A CBDC is a digital currency that represents a country's fiat currency. It is not a new concept. Preloaded currency cards and e-wallets are all built on the same idea. However, DLT and cryptocurrency have provided so many digital currency options that nearly all central banks are now interested in them. The survey of central banks by the Bank for International Settlements revealed that 86 percent were looking into the potential of CBDCs. 60 percent were trying it out and 14 percent were creating pilot programs. The Sand Dollar, the Bahamas' CBDC, was put into circulation over a year ago. China is rapidly moving forward with the e-CNY. It has more than 100,000,000 users and transactions that amount to billions. Nigeria, India, and the United States are all at different stages of exploration.

CBDCs are attractive to financial institutions because they can be used in any of the traditional bank transaction formats, such as a person-to-person transfer or a transaction between an individual and a merchant or between individuals. A central bank-issued digital money simply replaces physical money in each case. This offers several benefits:

  • CBDCs reduce the large cost of printing and maintaining currency notes at a national level. Individual banks can save money by not having to replace soiled notes or supply ATMs with crisp new notes.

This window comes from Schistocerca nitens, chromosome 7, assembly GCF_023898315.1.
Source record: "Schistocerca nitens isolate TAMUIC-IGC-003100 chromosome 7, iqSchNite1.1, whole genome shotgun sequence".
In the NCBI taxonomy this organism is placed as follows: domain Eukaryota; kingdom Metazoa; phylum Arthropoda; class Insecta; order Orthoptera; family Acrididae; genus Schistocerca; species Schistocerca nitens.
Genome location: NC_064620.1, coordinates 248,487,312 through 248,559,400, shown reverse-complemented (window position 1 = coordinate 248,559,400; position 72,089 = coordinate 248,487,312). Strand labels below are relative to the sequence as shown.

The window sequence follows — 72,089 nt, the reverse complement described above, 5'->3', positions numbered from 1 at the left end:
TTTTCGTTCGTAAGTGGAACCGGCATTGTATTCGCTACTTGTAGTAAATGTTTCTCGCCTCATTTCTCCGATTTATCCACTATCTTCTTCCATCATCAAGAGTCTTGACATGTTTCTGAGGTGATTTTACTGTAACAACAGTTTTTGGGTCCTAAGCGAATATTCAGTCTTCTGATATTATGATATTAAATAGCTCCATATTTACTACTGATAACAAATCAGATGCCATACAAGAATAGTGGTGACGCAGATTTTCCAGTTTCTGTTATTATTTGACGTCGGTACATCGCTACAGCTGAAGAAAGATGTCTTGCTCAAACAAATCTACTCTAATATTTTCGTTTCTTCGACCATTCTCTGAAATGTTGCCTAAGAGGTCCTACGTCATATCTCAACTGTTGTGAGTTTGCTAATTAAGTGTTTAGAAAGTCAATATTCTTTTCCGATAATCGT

• A CBDC is an organization that can solve counterfeit money problems in countries. It improves security via cryptography and allows regulators to have almost total control over the money in circulation.
  • Governments and banks can combine their CBDCs to combat the shadow economy within their respective countries. This will improve transparency, and tax collection, and reduce unaccounted cash transactions.
  • It is possible to use digital currency to increase financial inclusion. Highly underbanked areas, like Africa and South Asia, don't have the financial resources to build extensive banking infrastructure. They have access to high-speed internet and mobile connectivity that they can use to offer digital banking services using QR codes, UIDID, and, now, CBDCs.
  • CBDCs can be used to reduce the large fees currently levied for international remittances. Banks should investigate the possibility of creating infrastructure for cross-border digital payments using digital currency.
  • In extreme cases, digital currencies can come to quick service. cash, the digital currency of the Eastern Caribbean, is accepted in St. Vincent and Grenadines for public use. It will help the country recover from the April 2021 volcanic eruption.

A Powerful Trinity

DLT offers security, speed, efficiency, and security in transactions. The cryptography technology that underlies cryptocurrency can also reduce fraud, counterfeiting, and other malpractices. CBDC has potential benefits such as financial inclusion, cost savings, and mitigation of issues like fake money and shadow economies. The possibility of combining these three is even more exciting. This could lead to valuable use cases. Imagine a central bank using DLT to issue a CBDC created using cryptography. This would allow them to reap all of their benefits simultaneously.